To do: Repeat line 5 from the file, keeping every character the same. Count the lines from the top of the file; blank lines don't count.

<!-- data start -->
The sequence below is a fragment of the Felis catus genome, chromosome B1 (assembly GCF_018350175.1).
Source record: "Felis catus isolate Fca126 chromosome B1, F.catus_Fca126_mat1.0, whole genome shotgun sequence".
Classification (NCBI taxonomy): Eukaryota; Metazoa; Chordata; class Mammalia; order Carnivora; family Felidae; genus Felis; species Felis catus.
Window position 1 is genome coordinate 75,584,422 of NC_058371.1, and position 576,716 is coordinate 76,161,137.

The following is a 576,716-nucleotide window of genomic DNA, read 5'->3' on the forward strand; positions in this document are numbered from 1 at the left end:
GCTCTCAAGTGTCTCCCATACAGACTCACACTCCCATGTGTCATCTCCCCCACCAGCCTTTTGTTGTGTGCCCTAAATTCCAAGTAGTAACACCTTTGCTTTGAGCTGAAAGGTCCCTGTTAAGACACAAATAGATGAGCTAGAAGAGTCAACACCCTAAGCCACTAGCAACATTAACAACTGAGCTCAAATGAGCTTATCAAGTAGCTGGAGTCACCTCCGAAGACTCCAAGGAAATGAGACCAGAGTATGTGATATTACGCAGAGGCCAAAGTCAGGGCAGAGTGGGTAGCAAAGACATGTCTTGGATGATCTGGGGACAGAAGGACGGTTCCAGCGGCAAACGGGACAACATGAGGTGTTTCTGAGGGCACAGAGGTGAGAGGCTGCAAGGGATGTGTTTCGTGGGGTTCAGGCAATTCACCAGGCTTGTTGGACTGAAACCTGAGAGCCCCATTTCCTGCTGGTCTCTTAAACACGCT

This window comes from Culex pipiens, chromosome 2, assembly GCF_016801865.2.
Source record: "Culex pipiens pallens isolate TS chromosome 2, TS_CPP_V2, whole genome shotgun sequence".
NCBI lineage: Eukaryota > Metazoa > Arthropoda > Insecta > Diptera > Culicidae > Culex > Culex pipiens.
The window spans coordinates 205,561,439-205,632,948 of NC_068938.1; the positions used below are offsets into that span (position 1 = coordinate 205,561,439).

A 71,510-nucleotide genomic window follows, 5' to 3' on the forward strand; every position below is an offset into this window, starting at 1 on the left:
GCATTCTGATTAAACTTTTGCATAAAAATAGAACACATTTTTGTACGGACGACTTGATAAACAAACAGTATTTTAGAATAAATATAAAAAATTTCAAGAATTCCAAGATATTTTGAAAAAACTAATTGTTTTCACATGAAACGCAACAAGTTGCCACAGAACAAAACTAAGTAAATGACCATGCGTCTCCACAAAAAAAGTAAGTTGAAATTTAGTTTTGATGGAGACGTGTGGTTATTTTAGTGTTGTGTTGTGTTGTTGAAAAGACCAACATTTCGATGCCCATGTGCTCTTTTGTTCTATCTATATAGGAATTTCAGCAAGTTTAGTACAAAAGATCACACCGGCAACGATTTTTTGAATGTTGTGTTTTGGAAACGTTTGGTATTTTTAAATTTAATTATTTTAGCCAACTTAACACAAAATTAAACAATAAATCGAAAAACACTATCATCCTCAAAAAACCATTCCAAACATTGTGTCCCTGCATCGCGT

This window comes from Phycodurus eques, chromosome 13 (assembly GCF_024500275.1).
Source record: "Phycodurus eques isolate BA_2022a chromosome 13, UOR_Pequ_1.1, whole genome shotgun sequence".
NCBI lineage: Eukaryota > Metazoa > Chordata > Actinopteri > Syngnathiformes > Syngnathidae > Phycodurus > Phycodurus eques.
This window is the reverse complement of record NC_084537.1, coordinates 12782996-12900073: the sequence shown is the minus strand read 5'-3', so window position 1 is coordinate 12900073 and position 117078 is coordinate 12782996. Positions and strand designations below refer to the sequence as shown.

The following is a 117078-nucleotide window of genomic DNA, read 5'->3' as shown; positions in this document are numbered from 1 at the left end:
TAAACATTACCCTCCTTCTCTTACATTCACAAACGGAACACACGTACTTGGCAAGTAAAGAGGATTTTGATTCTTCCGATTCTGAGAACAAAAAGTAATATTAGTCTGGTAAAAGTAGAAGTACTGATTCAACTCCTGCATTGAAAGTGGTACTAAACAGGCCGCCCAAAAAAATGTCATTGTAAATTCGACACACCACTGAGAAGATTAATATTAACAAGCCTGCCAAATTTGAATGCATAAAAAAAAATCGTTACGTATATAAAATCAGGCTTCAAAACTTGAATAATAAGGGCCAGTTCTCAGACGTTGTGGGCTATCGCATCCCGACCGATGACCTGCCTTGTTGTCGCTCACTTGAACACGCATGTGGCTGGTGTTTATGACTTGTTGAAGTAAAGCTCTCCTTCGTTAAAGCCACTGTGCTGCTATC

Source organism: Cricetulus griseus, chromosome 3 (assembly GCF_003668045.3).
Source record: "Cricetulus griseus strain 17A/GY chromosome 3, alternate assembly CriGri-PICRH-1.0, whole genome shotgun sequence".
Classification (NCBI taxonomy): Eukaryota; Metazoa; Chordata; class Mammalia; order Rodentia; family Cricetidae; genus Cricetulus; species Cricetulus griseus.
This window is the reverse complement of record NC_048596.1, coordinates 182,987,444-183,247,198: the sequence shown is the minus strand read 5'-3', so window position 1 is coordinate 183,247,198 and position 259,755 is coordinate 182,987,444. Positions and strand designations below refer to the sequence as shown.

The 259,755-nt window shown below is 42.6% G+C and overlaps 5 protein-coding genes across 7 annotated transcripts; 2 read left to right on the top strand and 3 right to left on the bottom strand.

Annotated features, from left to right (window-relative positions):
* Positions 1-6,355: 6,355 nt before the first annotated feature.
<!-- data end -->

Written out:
The following is a 576,716-nucleotide window of genomic DNA, read 5'->3' on the forward strand; positions in this document are numbered from 1 at the left end: